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Looking Back to Look Forward in Home Design

Written by Peter L. Mosca on Tuesday, 13 January 2009 6:00 pm

Many housing industry experts predict that the new home of tomorrow will be smaller and smaller. AVID Home Studios, a residential home design firm from Matthews (NC), decided to look back to US Census Data in order to see whether or not those predictions are backed up by events of past economic downturns. If the current recessionary period is anything like those from the past, AVID found, rapidly changing demographic and economic forces can play havoc on future markets catching many home builders off guard with homes "that don't sell." Those changing forces, the company claims, sometimes alter the design of homes -- for better or worse.

"Taking a line from our fractured financial system, we would like to declare that past performances do not guarantee future results," stated Craig Sherrett, Sales and Marketing Director of AVID. "But if history teaches us anything, the current recession will probably not impact new home design. Monetary and financial pressures of the past 35 years seem to have little lasting effect on the houses we want to live in."

Over the past 35 years, economists generally recognize five economic recessions or crises: the 1973 oil embargo, the recession of the early 1980's, the recession of the early 1990's, the recession of the early 2000's, and the current recession that started in 2007. Each of these events had short and long-term influences over the way homes are designed and built, and AVID looked at the following areas: Size, Sleeping Conditions, Facilities, Parking, Stories, Energy, and Appearance.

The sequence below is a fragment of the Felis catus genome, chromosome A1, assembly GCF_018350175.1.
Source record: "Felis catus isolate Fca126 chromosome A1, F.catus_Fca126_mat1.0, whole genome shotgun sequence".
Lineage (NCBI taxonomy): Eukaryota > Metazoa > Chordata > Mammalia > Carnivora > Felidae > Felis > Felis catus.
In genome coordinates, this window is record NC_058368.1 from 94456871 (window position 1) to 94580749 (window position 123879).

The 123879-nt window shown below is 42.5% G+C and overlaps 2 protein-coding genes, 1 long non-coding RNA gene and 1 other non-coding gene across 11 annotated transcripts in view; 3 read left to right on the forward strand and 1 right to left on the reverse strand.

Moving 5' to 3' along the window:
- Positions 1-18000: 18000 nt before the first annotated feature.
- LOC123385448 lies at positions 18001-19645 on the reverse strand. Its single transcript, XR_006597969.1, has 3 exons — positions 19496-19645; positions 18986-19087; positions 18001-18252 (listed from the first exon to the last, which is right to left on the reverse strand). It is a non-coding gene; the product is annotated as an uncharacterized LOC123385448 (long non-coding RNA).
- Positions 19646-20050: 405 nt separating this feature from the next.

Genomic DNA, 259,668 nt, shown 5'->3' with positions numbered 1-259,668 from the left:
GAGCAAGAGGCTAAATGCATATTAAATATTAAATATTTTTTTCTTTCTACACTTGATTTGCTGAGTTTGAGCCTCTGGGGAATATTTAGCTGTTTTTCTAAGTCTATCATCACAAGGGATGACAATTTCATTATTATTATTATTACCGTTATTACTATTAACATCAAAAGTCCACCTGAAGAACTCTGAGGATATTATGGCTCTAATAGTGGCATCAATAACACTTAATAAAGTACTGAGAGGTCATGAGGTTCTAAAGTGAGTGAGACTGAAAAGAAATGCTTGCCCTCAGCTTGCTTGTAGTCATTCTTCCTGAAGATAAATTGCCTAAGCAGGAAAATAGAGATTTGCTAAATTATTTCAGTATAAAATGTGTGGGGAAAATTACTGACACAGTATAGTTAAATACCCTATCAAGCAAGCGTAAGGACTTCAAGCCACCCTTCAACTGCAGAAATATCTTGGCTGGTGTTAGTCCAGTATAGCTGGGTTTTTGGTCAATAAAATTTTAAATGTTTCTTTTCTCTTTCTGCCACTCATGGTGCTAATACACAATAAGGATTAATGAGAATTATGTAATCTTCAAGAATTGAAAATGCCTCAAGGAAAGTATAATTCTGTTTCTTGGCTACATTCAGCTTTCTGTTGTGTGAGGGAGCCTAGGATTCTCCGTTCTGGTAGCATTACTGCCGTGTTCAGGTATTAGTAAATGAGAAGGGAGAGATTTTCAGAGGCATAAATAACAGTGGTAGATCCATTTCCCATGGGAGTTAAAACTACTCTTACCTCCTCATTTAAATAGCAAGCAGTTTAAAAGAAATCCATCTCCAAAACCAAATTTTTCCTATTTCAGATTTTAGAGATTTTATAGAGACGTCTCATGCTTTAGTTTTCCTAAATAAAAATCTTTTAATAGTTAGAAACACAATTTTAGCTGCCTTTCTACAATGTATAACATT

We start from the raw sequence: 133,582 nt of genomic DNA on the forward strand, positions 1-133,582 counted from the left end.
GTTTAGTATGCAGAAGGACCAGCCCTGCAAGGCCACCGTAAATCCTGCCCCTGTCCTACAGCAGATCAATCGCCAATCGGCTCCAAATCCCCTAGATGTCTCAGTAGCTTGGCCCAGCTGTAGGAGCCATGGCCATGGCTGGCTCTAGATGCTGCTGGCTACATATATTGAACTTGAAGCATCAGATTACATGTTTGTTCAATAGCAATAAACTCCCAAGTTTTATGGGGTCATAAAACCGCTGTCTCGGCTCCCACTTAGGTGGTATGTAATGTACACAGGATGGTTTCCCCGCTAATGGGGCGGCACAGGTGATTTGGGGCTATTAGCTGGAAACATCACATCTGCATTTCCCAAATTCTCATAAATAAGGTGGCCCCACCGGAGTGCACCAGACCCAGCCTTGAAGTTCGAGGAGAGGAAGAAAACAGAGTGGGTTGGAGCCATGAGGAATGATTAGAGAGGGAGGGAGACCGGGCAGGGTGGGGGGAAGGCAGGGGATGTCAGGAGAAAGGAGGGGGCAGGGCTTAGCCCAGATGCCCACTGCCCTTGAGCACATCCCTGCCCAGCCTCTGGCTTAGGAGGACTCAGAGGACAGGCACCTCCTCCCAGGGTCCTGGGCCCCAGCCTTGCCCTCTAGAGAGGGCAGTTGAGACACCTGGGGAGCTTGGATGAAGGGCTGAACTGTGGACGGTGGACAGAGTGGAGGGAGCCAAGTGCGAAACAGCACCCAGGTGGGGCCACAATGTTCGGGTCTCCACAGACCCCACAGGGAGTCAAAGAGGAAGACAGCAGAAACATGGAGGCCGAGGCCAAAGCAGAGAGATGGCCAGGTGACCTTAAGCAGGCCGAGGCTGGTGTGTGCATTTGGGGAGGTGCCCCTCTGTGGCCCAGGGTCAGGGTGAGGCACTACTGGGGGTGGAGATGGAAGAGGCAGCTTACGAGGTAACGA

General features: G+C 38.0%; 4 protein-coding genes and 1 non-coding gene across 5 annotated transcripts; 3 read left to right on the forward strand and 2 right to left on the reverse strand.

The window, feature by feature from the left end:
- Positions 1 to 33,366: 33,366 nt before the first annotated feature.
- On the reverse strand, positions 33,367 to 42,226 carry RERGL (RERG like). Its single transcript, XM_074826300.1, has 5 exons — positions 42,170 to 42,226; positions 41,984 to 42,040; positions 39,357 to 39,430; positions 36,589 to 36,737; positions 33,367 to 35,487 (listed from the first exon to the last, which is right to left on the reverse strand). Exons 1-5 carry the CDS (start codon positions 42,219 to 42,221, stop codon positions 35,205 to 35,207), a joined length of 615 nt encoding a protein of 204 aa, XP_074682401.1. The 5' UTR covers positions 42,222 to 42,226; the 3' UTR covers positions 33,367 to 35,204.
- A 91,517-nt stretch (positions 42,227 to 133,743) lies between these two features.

Size: Most people think that recessions lead to smaller homes. Think again. Historical statistics show that past recessions have merely slowed the trend for larger and larger homes. With the exception of a slight decline in the late 1970's, home sizes have steadily increased. The average home today is fifty percent larger than one-built 25 years ago.

Sleeping Conditions: The recession of the early 1980's seems to be the only influence negatively on the number of bedrooms in newly constructed homes. By the end of the 1980's, that effect was corrected and a general trend toward homes with four or more bedrooms continues to this day.

More Facilities: The events of the early 1980's had influence on the number of bathrooms in new homes, too. The end of the economic challenges quickly reversed a trend of building more homes with only 1 full bathroom. Prior to 1985, data for homes with three or more bathrooms is not available. But, like bedroom allocations, a continued trend toward more bathrooms has continued for almost twenty years.

More Parking: The early eighties also affected the type of garage designed into new homes. The number of homes built with no garages increased to the detriment of homes with two car garages. But that trend quickly revered after the negative economic affects subsided. For the past fifteen years, almost two thirds of all new homes built have two car garages.